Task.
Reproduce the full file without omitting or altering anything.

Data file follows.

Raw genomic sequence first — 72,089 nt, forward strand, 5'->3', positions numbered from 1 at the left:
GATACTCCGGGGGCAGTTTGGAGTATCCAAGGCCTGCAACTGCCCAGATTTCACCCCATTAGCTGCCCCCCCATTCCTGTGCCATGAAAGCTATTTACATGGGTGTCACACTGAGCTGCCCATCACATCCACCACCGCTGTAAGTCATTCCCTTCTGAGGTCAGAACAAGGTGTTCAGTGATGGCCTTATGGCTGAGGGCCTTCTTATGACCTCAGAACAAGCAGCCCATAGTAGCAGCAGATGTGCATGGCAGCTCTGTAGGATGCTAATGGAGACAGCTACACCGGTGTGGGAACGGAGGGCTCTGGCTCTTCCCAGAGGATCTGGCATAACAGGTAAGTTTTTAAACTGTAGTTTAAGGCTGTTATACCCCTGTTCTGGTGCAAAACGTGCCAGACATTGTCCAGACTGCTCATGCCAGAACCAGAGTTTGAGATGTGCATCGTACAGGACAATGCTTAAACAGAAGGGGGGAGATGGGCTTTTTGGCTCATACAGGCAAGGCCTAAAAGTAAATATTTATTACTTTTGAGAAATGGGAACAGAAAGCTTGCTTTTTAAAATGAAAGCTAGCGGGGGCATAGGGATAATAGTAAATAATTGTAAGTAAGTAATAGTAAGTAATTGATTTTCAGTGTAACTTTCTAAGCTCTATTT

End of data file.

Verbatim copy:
Raw genomic sequence first — 72,089 nt, forward strand, 5'->3', positions numbered from 1 at the left:
GATACTCCGGGGGCAGTTTGGAGTATCCAAGGCCTGCAACTGCCCAGATTTCACCCCATTAGCTGCCCCCCCATTCCTGTGCCATGAAAGCTATTTACATGGGTGTCACACTGAGCTGCCCATCACATCCACCACCGCTGTAAGTCATTCCCTTCTGAGGTCAGAACAAGGTGTTCAGTGATGGCCTTATGGCTGAGGGCCTTCTTATGACCTCAGAACAAGCAGCCCATAGTAGCAGCAGATGTGCATGGCAGCTCTGTAGGATGCTAATGGAGACAGCTACACCGGTGTGGGAACGGAGGGCTCTGGCTCTTCCCAGAGGATCTGGCATAACAGGTAAGTTTTTAAACTGTAGTTTAAGGCTGTTATACCCCTGTTCTGGTGCAAAACGTGCCAGACATTGTCCAGACTGCTCATGCCAGAACCAGAGTTTGAGATGTGCATCGTACAGGACAATGCTTAAACAGAAGGGGGGAGATGGGCTTTTTGGCTCATACAGGCAAGGCCTAAAAGTAAATATTTATTACTTTTGAGAAATGGGAACAGAAAGCTTGCTTTTTAAAATGAAAGCTAGCGGGGGCATAGGGATAATAGTAAATAATTGTAAGTAAGTAATAGTAAGTAATTGATTTTCAGTGTAACTTTCTAAGCTCTATTT